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T-Mobile's latest 'Uncarrier' feature: Rhapsody Unradio, an odd streaming music service

T-Mobile's latest 'Uncarrier' feature: Rhapsody Unradio, an odd streaming music service


A partnership with Rhapsody means discounted (or free) music

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T-Mobile announced its latest "Uncarrier" move today: a partnership with Rhapsody to offer free and discounted internet radio service to its customers. Called Rhapsody Unradio, T-Mobile says the service aims to address the "pain points" customers have with traditional internet radio services such as Pandora, namely limited skips, ads, and a lack of offline capabilities. With unlimited skips, offline options, and no ads, Rhapsody Unradio is like a juiced-up Pandora, but it's not a complete on-demand service like Spotify, Rdio, or even Rhapsody's own premium service. It will be available for free to T-Mobile's Simple Choice Unlimited customers (who pay $80 per month for their service), while other T-Mobile users will be able to get access to it for $4 per month. (Non-T-Mobile customers can subscribe to Rhapsody Unradio for $4.99 per month.)

While Rhapsody Unradio doesn't have the same kind of hype that Spotify or Beats Music enjoy, it does boast a catalog of 20 million songs and is the second most popular streaming music service in the world. But this isn't really an attack on Spotify or Rdio — it's going straight for Pandora, which is more popular than any other streaming service. Pandora claims to have 77 million active users as of May 2014, while Rhapsody says it has 1.7 million paid subscribers and Spotify is reported to have 10 million paid users (with another 30 million that take advantage of Spotify's free, ad-supported service).


Rhapsody Unradio 'bridges the gap between free and on-demand'

Paul Springer, Rhapsody senior vice president, says that the goal with Unradio was to "bridge the gap between free and on-demand, but still come up with something people are willing to pay for." Unlimited skips, no ads, and access to the full catalog of Rhapsody songs are all features that customers are looking for in a streaming radio service, claims Springer. Rhapsody Unradio also lets users save songs offline for listening in the subway, on a plane, or any other time there isn't a constant connection. Users can also tune in to thousands of AM/FM radio stations from across the country via the app — but it lacks the ability to listen to full albums consecutively or organize a library of music, something that separates it from Spotify, Rdio, and Beats Music (all of which also offer internet radio features). If you want those capabilities, Rhapsody is offering its premium, on-demand streaming service to T-Mobile Simple Choice Unlimited customers for a discounted rate of $5.99 per month (the service normally costs $9.99 per month).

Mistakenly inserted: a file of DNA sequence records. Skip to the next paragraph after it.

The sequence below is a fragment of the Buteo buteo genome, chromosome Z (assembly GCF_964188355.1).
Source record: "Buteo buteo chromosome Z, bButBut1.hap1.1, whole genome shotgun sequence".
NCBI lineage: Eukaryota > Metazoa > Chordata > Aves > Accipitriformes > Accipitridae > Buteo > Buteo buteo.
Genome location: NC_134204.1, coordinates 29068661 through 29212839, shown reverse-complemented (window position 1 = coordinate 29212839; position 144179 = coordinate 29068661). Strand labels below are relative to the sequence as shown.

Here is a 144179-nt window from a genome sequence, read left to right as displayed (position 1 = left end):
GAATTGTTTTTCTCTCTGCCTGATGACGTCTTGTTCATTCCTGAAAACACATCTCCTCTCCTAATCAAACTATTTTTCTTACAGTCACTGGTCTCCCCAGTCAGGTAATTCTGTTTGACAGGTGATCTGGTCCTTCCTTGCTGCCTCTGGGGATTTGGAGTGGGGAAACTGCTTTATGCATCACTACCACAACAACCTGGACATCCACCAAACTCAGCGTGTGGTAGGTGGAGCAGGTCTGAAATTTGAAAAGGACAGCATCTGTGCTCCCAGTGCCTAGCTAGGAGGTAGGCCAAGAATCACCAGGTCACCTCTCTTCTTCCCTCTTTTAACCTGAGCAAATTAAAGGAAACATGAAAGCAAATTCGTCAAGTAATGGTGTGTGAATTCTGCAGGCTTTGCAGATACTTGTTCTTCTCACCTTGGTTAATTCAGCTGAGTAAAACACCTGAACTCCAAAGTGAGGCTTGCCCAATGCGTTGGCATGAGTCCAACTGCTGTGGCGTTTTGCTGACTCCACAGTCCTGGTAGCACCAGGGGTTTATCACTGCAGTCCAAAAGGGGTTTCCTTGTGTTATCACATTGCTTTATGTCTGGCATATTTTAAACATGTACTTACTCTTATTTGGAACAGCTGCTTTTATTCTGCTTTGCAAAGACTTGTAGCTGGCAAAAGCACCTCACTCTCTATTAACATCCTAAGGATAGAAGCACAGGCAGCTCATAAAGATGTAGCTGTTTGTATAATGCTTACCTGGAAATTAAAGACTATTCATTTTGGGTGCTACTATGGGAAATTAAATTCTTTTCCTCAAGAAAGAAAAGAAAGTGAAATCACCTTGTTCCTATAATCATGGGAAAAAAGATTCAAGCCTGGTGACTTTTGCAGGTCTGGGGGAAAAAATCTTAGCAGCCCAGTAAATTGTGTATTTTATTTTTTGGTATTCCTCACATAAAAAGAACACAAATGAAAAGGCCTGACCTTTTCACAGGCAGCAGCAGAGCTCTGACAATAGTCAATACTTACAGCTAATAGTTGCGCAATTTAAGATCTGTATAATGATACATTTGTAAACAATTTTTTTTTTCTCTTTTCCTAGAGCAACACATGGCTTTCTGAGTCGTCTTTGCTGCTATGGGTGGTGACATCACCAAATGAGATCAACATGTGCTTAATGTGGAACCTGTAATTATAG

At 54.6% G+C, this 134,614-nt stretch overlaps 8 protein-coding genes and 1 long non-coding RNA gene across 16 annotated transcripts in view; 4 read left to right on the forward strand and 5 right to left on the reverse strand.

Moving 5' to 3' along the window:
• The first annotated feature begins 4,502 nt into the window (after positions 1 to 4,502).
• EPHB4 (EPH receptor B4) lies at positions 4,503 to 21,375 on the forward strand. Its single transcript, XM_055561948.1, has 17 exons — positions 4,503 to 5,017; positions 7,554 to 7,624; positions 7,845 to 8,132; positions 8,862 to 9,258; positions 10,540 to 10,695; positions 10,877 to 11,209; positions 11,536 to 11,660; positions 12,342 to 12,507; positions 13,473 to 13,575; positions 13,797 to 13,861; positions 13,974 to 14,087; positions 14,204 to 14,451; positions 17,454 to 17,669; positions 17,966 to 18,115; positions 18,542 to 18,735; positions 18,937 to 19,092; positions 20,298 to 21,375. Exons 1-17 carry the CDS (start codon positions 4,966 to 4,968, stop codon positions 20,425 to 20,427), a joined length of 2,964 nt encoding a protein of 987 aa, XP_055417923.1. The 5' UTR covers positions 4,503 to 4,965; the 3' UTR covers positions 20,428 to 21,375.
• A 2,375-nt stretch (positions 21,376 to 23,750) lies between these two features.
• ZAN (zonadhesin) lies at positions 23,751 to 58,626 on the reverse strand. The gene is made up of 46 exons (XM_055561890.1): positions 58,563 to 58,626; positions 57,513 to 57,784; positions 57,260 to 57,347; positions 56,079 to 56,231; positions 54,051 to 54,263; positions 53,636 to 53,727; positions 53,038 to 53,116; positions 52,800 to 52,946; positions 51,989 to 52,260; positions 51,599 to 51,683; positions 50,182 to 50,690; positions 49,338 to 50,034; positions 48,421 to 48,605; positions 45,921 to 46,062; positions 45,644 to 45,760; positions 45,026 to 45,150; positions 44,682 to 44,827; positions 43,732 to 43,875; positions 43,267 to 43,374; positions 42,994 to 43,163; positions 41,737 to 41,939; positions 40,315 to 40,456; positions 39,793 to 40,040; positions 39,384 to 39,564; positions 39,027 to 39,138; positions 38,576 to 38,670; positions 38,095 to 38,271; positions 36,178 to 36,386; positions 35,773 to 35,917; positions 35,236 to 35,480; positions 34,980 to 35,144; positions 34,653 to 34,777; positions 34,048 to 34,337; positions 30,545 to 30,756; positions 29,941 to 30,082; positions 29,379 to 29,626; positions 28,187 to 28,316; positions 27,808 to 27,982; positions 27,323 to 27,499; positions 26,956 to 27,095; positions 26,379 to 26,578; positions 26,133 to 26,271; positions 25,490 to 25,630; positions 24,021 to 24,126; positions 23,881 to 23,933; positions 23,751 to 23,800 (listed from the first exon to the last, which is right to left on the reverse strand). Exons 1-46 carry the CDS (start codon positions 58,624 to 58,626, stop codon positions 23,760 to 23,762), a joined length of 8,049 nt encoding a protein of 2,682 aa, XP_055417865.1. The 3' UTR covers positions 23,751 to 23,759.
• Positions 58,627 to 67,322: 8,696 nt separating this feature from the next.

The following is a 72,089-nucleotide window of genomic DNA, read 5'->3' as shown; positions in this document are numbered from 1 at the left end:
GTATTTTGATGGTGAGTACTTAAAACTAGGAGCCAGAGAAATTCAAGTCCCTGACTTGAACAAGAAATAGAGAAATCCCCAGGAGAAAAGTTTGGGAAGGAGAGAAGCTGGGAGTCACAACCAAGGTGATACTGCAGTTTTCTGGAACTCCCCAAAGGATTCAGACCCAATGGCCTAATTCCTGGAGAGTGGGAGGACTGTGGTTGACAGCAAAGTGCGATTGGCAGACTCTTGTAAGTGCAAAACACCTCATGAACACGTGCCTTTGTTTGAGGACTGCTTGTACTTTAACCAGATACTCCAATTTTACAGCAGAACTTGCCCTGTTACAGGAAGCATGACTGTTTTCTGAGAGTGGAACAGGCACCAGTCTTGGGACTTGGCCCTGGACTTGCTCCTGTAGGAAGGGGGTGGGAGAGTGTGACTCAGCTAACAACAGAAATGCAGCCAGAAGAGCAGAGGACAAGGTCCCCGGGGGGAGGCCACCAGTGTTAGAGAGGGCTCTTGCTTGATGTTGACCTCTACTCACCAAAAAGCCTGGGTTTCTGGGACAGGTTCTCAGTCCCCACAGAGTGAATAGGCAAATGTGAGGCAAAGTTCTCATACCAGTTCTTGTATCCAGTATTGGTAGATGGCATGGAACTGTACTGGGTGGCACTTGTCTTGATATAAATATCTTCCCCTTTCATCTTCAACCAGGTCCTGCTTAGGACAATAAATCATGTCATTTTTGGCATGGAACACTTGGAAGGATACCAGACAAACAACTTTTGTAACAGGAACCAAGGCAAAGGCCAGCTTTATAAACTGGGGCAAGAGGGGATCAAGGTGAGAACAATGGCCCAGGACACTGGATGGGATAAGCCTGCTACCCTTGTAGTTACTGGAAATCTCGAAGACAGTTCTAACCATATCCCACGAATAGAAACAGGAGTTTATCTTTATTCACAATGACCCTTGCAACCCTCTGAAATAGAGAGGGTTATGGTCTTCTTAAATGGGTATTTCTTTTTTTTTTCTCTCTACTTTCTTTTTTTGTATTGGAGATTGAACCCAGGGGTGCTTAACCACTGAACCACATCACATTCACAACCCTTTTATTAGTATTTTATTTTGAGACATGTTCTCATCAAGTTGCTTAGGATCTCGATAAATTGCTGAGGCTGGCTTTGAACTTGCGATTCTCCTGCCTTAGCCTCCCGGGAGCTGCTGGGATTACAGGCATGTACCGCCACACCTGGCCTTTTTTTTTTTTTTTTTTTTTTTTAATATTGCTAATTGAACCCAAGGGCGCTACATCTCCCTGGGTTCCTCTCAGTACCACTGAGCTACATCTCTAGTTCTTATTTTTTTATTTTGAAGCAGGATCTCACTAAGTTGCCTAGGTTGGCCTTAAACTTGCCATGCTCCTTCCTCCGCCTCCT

For T-Mobile, this is the first time it's using the Uncarrier brand for something other than rate plan changes or phone pricing schemes. Carriers call this type of bundling a "value add" — it's not something that most people think about when they go shopping for wireless service, but it increases the perceived value of what they're getting from T-Mobile without upping the actual cost. T-Mobile is far from the first carrier to do this with music: regional carrier Cricket once offered a similar bundled service to its customers before it was acquired by AT&T, and T-Mobile owned MetroPCS even offers bundled Rhapsody service to its customers. (T-Mobile could not confirm if MetroPCS would continue to offer Rhapsody's full service or if it would be transitioned over to Rhapsody Unradio.) And AT&T offers an exclusive discounted family rate plan for Beats Music, which it launched earlier this year.

T-Mobile is far from the first carrier to offer music services

With T-Mobile's earlier Uncarrier announcements, it addressed real problems people had with their wireless plans in new and innovative ways, and in some cases effected industry-wide change. You can thank T-Mobile for the recent elimination of contracts and introduction of interest-free smartphone payment plans separate from your wireless rate plan that most carriers offer now. Internet radio isn't perfect — there's plenty to complain about with Pandora — but the reality is it's not as vital and significant of a service as your wireless plan, and it's consequently not as important to many people.

Rhapsody Unradio will be available for both Android and iOS (but not Windows Phone or BlackBerry), and T-Mobile says that a "significant number" of its customers will be able to get the service for free, though prepaid customers will not be able to take advantage of T-Mobile's special pricing. It will be available to all, T-Mobile customer or otherwise, starting on June 23rd.